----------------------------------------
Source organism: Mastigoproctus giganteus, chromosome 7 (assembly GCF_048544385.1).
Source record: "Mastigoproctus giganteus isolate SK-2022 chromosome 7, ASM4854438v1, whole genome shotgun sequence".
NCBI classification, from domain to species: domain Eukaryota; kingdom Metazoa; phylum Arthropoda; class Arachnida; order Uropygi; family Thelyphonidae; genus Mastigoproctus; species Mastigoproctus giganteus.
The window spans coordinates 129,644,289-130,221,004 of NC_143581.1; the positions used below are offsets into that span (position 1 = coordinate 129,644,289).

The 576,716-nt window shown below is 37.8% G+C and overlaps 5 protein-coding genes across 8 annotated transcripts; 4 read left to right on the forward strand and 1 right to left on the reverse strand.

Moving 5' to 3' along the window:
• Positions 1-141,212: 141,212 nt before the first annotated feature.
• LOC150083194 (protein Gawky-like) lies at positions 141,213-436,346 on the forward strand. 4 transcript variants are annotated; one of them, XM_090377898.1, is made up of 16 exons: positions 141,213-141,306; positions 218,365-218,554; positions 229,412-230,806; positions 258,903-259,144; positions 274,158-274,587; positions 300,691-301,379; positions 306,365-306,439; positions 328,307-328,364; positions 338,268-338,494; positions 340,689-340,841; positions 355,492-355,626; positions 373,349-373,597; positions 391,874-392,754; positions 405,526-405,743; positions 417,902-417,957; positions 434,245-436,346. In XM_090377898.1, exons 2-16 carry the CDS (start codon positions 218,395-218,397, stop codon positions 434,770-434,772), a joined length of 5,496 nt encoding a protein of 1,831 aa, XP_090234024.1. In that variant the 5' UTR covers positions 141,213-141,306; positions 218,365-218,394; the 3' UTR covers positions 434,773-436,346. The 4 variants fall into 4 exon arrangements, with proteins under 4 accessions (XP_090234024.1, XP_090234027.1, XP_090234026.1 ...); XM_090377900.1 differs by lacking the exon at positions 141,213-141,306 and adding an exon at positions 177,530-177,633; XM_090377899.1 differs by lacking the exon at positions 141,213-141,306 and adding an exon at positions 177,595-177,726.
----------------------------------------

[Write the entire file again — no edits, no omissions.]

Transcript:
Source organism: Mastigoproctus giganteus, chromosome 7 (assembly GCF_048544385.1).
Source record: "Mastigoproctus giganteus isolate SK-2022 chromosome 7, ASM4854438v1, whole genome shotgun sequence".
NCBI classification, from domain to species: domain Eukaryota; kingdom Metazoa; phylum Arthropoda; class Arachnida; order Uropygi; family Thelyphonidae; genus Mastigoproctus; species Mastigoproctus giganteus.
The window spans coordinates 129,644,289-130,221,004 of NC_143581.1; the positions used below are offsets into that span (position 1 = coordinate 129,644,289).

The 576,716-nt window shown below is 37.8% G+C and overlaps 5 protein-coding genes across 8 annotated transcripts; 4 read left to right on the forward strand and 1 right to left on the reverse strand.

Moving 5' to 3' along the window:
• Positions 1-141,212: 141,212 nt before the first annotated feature.
• LOC150083194 (protein Gawky-like) lies at positions 141,213-436,346 on the forward strand. 4 transcript variants are annotated; one of them, XM_090377898.1, is made up of 16 exons: positions 141,213-141,306; positions 218,365-218,554; positions 229,412-230,806; positions 258,903-259,144; positions 274,158-274,587; positions 300,691-301,379; positions 306,365-306,439; positions 328,307-328,364; positions 338,268-338,494; positions 340,689-340,841; positions 355,492-355,626; positions 373,349-373,597; positions 391,874-392,754; positions 405,526-405,743; positions 417,902-417,957; positions 434,245-436,346. In XM_090377898.1, exons 2-16 carry the CDS (start codon positions 218,395-218,397, stop codon positions 434,770-434,772), a joined length of 5,496 nt encoding a protein of 1,831 aa, XP_090234024.1. In that variant the 5' UTR covers positions 141,213-141,306; positions 218,365-218,394; the 3' UTR covers positions 434,773-436,346. The 4 variants fall into 4 exon arrangements, with proteins under 4 accessions (XP_090234024.1, XP_090234027.1, XP_090234026.1 ...); XM_090377900.1 differs by lacking the exon at positions 141,213-141,306 and adding an exon at positions 177,530-177,633; XM_090377899.1 differs by lacking the exon at positions 141,213-141,306 and adding an exon at positions 177,595-177,726.